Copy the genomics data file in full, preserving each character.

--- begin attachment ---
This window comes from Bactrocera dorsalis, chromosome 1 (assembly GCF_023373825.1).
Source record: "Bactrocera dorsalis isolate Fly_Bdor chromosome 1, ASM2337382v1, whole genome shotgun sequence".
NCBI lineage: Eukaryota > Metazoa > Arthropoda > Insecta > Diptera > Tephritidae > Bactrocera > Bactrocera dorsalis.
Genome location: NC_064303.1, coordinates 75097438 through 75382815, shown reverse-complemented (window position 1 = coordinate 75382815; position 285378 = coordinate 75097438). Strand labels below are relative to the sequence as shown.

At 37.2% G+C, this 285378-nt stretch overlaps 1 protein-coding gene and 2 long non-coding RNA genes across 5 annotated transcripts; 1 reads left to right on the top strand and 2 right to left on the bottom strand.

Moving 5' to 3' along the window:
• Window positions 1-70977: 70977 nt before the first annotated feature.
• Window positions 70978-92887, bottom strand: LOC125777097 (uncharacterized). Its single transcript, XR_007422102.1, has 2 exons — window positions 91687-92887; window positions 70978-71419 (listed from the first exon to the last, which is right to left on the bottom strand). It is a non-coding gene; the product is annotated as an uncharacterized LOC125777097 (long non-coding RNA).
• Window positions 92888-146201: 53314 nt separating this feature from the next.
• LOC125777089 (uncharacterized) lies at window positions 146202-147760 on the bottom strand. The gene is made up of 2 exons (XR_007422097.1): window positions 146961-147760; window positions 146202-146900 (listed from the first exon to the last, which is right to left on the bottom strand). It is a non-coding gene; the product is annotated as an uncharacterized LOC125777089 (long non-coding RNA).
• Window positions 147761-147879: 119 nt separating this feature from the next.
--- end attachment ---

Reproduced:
This window comes from Bactrocera dorsalis, chromosome 1 (assembly GCF_023373825.1).
Source record: "Bactrocera dorsalis isolate Fly_Bdor chromosome 1, ASM2337382v1, whole genome shotgun sequence".
NCBI lineage: Eukaryota > Metazoa > Arthropoda > Insecta > Diptera > Tephritidae > Bactrocera > Bactrocera dorsalis.
Genome location: NC_064303.1, coordinates 75097438 through 75382815, shown reverse-complemented (window position 1 = coordinate 75382815; position 285378 = coordinate 75097438). Strand labels below are relative to the sequence as shown.

At 37.2% G+C, this 285378-nt stretch overlaps 1 protein-coding gene and 2 long non-coding RNA genes across 5 annotated transcripts; 1 reads left to right on the top strand and 2 right to left on the bottom strand.

Moving 5' to 3' along the window:
• Window positions 1-70977: 70977 nt before the first annotated feature.
• Window positions 70978-92887, bottom strand: LOC125777097 (uncharacterized). Its single transcript, XR_007422102.1, has 2 exons — window positions 91687-92887; window positions 70978-71419 (listed from the first exon to the last, which is right to left on the bottom strand). It is a non-coding gene; the product is annotated as an uncharacterized LOC125777097 (long non-coding RNA).
• Window positions 92888-146201: 53314 nt separating this feature from the next.
• LOC125777089 (uncharacterized) lies at window positions 146202-147760 on the bottom strand. The gene is made up of 2 exons (XR_007422097.1): window positions 146961-147760; window positions 146202-146900 (listed from the first exon to the last, which is right to left on the bottom strand). It is a non-coding gene; the product is annotated as an uncharacterized LOC125777089 (long non-coding RNA).
• Window positions 147761-147879: 119 nt separating this feature from the next.